This is a guest post by Susie Brown of FastUpFront.
Think about it this way: If Twitter were real life, what would your Twitter feed look like?
There are some things that are ill advised to do in the Twitterverse. If you want to avoid your followers dropping like flies, the next time you feel a tweet coming on, consider the following…
1. Although it’s good to reach out to new followers, the dreaded auto direct message on Twitter leaves a taste of SPAM:
If you take it into real life, it’s like receiving an email from a friend telling you that they really like your new car, only to send them back a quick auto response that asks them to go like your Facebook page instead of responding to the content of the email.
Most Twitter users are wise to robotic auto DMs and see them as a nuisance. Auto DMs are usually impersonal, tend to come off as SPAM and are typically contextually irrelevant. In many cases, auto DMs can lead to your users reporting you to Twitter, un-following or even blocking you. Remember, your Twitter followers love recognition by brands — when it happens publicly. If it’s happening as an auto DM, you’re doing something wrong. (Even Twitter thinks so!)
2. Your followers love you, but retweeting every compliment is preaching to the choir:
Let’s say you’re walking around your office after a sparkling yearly review and every few minutes you shout out another amazing thing your boss had to say about you. You might be asking for a pummeling from your coworkers.
Your followers chose to follow your brand and they did so because they believe in the brand and are happy to be brand evangelists. So respect your followers by not bragging and retweeting every compliment. It’s good to respond to tweets of praise with a quick “Hey, thanks!” or to DM your fans to give them a little love when they reach out, but make it personal. If there is a special shining compliment that you think will benefit all of your followers, go ahead and retweet it — but make sure to add value by adding a comment to the retweet.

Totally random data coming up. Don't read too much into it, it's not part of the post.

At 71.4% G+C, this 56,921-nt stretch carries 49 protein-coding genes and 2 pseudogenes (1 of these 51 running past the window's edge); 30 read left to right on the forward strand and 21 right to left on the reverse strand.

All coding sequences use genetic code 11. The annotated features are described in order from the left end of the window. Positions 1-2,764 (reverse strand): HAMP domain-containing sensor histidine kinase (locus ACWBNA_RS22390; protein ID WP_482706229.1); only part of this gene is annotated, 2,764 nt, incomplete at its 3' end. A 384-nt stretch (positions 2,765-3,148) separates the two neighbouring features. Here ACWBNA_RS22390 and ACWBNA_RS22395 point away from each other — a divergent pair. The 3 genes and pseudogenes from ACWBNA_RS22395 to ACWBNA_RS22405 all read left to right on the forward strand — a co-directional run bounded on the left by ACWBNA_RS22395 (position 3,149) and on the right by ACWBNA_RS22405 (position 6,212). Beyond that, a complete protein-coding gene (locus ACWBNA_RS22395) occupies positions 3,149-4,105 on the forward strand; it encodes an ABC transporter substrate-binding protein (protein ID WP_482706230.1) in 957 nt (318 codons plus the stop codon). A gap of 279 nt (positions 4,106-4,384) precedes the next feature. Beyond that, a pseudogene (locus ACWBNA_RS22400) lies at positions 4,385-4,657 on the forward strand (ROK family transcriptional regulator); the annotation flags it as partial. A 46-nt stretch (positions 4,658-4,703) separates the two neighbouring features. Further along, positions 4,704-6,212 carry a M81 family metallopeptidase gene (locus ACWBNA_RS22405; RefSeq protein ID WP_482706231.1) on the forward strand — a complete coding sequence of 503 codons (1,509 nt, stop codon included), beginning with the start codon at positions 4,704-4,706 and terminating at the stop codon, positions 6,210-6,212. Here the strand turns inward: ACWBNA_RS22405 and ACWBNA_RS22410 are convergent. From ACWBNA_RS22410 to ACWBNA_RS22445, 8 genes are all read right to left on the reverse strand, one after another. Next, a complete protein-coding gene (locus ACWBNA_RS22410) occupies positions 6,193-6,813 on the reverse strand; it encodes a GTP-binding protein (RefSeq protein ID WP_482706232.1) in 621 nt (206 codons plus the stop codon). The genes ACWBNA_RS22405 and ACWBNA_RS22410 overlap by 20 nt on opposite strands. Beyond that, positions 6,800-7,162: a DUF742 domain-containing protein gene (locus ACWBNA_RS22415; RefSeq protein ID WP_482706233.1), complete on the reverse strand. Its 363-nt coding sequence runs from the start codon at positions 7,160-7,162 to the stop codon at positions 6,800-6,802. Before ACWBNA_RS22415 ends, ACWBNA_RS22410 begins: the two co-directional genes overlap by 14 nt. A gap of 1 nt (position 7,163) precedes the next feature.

3. Over tweeting is a problem in every industry, but you don’t have to succumb:
Imagine walking into Target, only to have an employee approach you every five minutes to share a company fact or special deal. Would you stick around or high-tail it out of there?
How often should you tweet? Most studies show that two to five times per day is best.
Following this rule, in 2012 Track Social found that major brands got more retweets (up to 300 percent) compared to brands that tweet once a day, let alone upwards of 50 times a day.
That being said, tweet quality still reigns supreme. The reason people follow your brand is because they think that by following you they’ll receive content that adds value to their lives. Don’t sully that relationship just because you think you have to keep their feeds busy with your brand’s name. Less is more in the world of Twitter and your followers will be more likely to share less-frequent, quality content.
4. Too many hashtags:
You’re out with friends at a bar telling them about the stellar job interview you just had. You follow up your story about jazzing the HR Director with clichés about hard work. A dozen “Early bird gets the worm” clichés later and you’re alone at the bar.
Despite their power, hashtags tend to be a downfall for many Twitter users and brands because of the volume with which they’re used, and with Facebook hopping on the bandwagon, things are only going to get worse.
Tweets with hashtags usually receive two times more engagement than those without.
But keep them to a minimum of two. More than that and your engagement rates suffer and followers disappear. So stick to one or two key hashtags, but not in every tweet and don’t always stick them at the end. Mix it up by putting them in the middle of a tweet or even at the beginning.
It’s easy to get lost in the constant flow of the Twitter feed and feeling like you need to keep up. Don’t let the volume of chatter on Twitter faze you — less is more, stick to your brand’s message, don’t SPAM, be honest, be real and your followers will stay loyal.
Have you noticed any other Twitter mistakes? How can people avoid them? Please leave your comments in the comments box below.